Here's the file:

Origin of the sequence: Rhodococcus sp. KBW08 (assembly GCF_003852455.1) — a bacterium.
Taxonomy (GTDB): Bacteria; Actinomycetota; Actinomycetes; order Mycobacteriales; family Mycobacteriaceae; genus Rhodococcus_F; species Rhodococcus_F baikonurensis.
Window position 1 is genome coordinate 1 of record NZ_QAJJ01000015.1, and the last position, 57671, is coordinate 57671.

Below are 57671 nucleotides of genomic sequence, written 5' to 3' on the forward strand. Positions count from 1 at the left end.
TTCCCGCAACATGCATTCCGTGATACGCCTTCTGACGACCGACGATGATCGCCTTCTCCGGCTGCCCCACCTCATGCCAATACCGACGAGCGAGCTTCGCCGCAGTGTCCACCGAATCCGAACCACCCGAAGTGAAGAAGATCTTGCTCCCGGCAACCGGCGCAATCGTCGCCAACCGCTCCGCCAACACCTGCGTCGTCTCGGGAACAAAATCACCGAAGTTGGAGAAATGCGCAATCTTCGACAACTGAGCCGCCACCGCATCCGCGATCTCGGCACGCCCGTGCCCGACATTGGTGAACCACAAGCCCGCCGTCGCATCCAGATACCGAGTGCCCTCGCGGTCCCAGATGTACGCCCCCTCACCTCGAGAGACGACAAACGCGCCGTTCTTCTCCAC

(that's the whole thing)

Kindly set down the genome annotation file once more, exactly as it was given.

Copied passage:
Origin of the sequence: Rhodococcus sp. KBW08 (assembly GCF_003852455.1) — a bacterium.
Taxonomy (GTDB): Bacteria; Actinomycetota; Actinomycetes; order Mycobacteriales; family Mycobacteriaceae; genus Rhodococcus_F; species Rhodococcus_F baikonurensis.
Window position 1 is genome coordinate 1 of record NZ_QAJJ01000015.1, and the last position, 57671, is coordinate 57671.

Below are 57671 nucleotides of genomic sequence, written 5' to 3' on the forward strand. Positions count from 1 at the left end.
TTCCCGCAACATGCATTCCGTGATACGCCTTCTGACGACCGACGATGATCGCCTTCTCCGGCTGCCCCACCTCATGCCAATACCGACGAGCGAGCTTCGCCGCAGTGTCCACCGAATCCGAACCACCCGAAGTGAAGAAGATCTTGCTCCCGGCAACCGGCGCAATCGTCGCCAACCGCTCCGCCAACACCTGCGTCGTCTCGGGAACAAAATCACCGAAGTTGGAGAAATGCGCAATCTTCGACAACTGAGCCGCCACCGCATCCGCGATCTCGGCACGCCCGTGCCCGACATTGGTGAACCACAAGCCCGCCGTCGCATCCAGATACCGAGTGCCCTCGCGGTCCCAGATGTACGCCCCCTCACCTCGAGAGACGACAAACGCGCCGTTCTTCTCCAC